Otto Hahn Medal for Christian Vogl
The Max Planck Society awards the Otto Hahn Medal 2021 to MPA junior scientist Christian Vogl for his excellent Dissertation. The prize is awarded for investigations of measuring today's expansion rate of the Universe with supernovae using a new and independent method that does not rely on other calibrations. His thesis at the Technische Universität München received the highest possible mark, summa cum laude.
One of the most important questions in cosmology concerns today's expansion rate of the Universe, the so-called Hubble constant. Not only does it determine the age of the Universe; it also shows up as a scale factor in nearly all other cosmological parameters. The results of recent investigations are discrepant, however. Therefore, a precision measurement is urgently needed.
In his thesis, Christian Vogl has succeeded to develop a new and independent method to determine Hubble's constant based on observations of supernova explosions. First, he extended an existing radiation transfer code for the physical conditions present in the atmosphere of a massive-star explosion. The code now accurately simulates the supernova emission for a wide range of atmospheric conditions, making it possible to infer the luminosity of the exploding star and therefore its distance. Then, he added machine-learning tools to efficiently and quickly determine the photospheric parameters from supernova spectra, which he used on a few test cases to check the validity. The new tools were then applied to a small sample of literature data as a proof of concept for his method. Based on only six objects, he obtained the Hubble constant with an uncertainty that is competitive with other existing methods.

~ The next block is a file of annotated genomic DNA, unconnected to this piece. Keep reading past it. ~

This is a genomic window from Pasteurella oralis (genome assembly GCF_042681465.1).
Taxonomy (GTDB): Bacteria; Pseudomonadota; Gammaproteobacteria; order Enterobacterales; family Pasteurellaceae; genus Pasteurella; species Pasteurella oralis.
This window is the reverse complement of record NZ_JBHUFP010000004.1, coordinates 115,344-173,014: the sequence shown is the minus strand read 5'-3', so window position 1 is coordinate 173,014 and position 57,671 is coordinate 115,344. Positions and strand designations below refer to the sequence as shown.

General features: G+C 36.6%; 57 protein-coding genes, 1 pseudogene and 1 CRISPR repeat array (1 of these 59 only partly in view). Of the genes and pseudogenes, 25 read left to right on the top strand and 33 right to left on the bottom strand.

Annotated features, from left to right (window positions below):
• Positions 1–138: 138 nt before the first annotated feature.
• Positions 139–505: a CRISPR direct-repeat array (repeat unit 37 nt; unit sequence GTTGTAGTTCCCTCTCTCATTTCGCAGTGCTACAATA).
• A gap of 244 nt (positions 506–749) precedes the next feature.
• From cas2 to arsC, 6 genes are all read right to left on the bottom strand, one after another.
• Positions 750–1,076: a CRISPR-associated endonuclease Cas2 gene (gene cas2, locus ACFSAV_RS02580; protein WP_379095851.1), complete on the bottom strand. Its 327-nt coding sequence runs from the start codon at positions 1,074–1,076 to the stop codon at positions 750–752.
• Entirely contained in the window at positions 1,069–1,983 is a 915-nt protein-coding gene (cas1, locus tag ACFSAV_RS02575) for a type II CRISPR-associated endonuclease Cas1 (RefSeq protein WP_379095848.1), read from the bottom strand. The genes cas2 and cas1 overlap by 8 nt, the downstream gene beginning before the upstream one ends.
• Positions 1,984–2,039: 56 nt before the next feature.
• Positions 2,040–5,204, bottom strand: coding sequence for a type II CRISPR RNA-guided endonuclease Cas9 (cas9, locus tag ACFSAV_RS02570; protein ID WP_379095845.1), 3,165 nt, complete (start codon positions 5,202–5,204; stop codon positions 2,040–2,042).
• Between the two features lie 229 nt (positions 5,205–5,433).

The first results are consistent with conventional local determinations, but disfavour those on cosmological scales. Currently, Christian Vogl continues his research as a postdoc at the MPA supported by the Excellence Cluster ORIGINS. He is now working on an ambitious observational programme at the ESO Very Large Telescope. The high-redshift supernova data, which is currently being collected, will enable an even more precise measurement of the Hubble constant.